“Five percent of the people think;
ten percent of the people think they think;
and the other eighty-five percent would rather die than think.”
Human beings are, by nature, conflicted. As a species, we’re gifted with the ability to explore the universe, critically analyze problems, and develop solutions that improve our lives. Whether you believe these talents are the result of Divine Intervention or a lucky roll of the biochemical dice, we can all agree that it’s better to use them than to reject them.
At the same time, we harbor a number of urges and instincts that run counter to our intelligence and rationality. These include the drive to follow leaders blindly, reject new ideas, and react to any perceived threat with verbal and physical violence. In this way, we’re very much like the so-called “lower” animals, such as monkeys, dogs, and sheep.
Our basic instincts aren’t all bad, of course. They add flavor and excitement to our lives. The aroma of food, the sound of music, and the sight of someone physically attractive – all of these arouse us on primal levels. That’s a good thing, I’m inclined to think. I for one don’t want to be a robot.
It’s when our primitive drives cloud our ability to act rationally that the trouble starts. Give in to the smell of sizzling steaks or baking cookies too often and we end up morbidly obese. Surrender mindlessly to lust and we find ourselves in bad relationships or with nasty diseases. Listen to music too loudly and we destroy our hearing.
All of that’s bad enough; who wants to be fat, deaf, and screaming in pain every time they pee? Ever worse, however, is when we give in to instincts that make us divide up into tribes, squash dissent, believe lies, and attack people who aren’t like us. Those are the urges that get people killed and ruin our ability to function as a society. Yet there are many people who intentionally stir those drives up in others, in order to gain money, sex, votes, applause, book sales, radio listeners, etc.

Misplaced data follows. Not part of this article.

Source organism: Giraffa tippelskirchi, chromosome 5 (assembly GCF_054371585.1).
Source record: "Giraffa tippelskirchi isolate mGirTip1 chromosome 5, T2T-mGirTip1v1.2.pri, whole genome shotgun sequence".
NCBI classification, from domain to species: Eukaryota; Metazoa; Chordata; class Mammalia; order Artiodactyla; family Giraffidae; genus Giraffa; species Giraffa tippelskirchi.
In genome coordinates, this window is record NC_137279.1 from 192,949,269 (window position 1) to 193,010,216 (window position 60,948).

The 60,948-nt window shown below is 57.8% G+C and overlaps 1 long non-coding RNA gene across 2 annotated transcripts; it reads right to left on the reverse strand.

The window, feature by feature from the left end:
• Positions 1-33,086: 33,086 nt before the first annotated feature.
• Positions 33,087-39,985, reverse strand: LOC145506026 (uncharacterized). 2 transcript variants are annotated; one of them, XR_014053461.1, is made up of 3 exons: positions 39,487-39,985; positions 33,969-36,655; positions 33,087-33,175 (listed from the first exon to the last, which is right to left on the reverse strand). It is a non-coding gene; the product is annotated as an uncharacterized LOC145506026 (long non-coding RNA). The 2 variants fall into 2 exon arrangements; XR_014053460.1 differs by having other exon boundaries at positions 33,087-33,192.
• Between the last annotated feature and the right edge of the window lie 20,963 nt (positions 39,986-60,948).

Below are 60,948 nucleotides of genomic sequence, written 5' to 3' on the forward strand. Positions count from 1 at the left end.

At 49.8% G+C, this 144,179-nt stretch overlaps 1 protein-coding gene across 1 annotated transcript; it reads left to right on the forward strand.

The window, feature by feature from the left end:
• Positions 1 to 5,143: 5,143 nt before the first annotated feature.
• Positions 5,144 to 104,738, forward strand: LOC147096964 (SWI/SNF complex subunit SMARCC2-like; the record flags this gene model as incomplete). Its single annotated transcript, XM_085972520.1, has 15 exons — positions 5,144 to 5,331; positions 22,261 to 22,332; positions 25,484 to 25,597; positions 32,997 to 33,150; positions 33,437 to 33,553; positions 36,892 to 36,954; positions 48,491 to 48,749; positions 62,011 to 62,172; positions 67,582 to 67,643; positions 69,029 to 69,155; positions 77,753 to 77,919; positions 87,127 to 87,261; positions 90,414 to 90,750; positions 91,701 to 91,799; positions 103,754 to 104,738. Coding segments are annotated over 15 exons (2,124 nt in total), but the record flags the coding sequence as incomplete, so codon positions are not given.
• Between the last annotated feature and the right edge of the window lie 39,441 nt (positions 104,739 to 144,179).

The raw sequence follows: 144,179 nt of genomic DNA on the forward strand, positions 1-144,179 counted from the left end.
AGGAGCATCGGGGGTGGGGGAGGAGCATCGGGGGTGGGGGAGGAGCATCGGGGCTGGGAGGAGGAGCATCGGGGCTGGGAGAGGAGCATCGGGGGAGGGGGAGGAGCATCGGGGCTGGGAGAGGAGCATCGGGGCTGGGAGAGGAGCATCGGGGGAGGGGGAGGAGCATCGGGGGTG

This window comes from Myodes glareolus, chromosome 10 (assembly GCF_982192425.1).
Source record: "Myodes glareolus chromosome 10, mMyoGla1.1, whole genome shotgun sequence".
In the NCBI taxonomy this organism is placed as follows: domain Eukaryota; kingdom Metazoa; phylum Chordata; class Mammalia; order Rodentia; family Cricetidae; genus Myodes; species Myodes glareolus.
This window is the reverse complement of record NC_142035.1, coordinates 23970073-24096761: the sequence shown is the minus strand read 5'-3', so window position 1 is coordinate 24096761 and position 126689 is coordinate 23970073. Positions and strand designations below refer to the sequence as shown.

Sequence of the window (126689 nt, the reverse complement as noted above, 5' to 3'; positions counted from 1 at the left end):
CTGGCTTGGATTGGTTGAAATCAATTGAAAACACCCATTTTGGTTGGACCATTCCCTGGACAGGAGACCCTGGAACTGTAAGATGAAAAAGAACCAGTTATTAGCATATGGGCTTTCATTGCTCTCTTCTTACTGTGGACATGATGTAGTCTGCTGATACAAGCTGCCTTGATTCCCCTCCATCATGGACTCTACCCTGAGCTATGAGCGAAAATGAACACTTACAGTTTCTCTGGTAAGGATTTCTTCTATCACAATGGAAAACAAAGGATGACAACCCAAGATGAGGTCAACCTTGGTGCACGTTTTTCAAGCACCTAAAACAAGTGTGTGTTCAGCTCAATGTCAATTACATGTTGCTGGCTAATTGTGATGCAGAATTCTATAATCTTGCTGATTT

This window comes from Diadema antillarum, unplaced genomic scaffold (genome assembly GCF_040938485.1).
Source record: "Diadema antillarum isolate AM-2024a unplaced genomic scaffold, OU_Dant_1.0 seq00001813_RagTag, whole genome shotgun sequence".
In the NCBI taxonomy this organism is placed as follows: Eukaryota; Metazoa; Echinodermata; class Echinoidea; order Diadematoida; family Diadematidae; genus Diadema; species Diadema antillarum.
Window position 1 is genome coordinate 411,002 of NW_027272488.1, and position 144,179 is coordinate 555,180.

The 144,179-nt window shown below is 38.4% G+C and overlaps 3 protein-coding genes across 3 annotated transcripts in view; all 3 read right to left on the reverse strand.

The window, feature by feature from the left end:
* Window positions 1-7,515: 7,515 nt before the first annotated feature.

I’m not referring to ad execs who figure out new ways to market CDs or seafood. I’m talking about merchants of ignorance, intolerance, and hate. They exist in all spheres of society, and among devotees of every political, religious, social, cultural, and economic belief system. There are clergy-people and scientists, celebrities and social commentators among their ranks. They use different buzz words and champion varying causes, but underneath their appeals to virtue and goodness lies the same goal: to control others.
Tragically, all too often their victims are co-conspirators in their plots. As the above quote from Thomas Edison shows, there’s something inherently seductive in allowing others to choose our thoughts, beliefs, and convictions for us. This prospect is especially tempting, when those doing so flatter our egos and applaud our prejudices. If we just take their bait, then we can have emotional security, a feeling of camaraderie, and a ready-made excuse to look down on others.
The problem is that, left unchecked, movements based on hate and extremism never end well. Yet those kinds of forces are running rampant in today’s world. Should they continue to grow, they may rip western society apart, and doom the great experiment known as democracy to utter failure.
The best way – indeed, the only way – to combat these movements is by having the courage to think clearly, unemotionally, and logically. But doing so is harder than it sounds. Quite often, bad ideas dress themselves up as sound, rational, unquestionable truths. Exposing them requires the courage to critically evaluate both the ideas of others and our own.
That’s what this blog is ultimately about. Whether you agree with the posts or not doesn’t to me as much as why you do so. The goal isn’t to persuade you that I’m right; it’s to challenge you to decide for yourself, based not on sentimentality or group pressure but on facts and good sense. If I accomplish that aim, then I will have made the world a better place.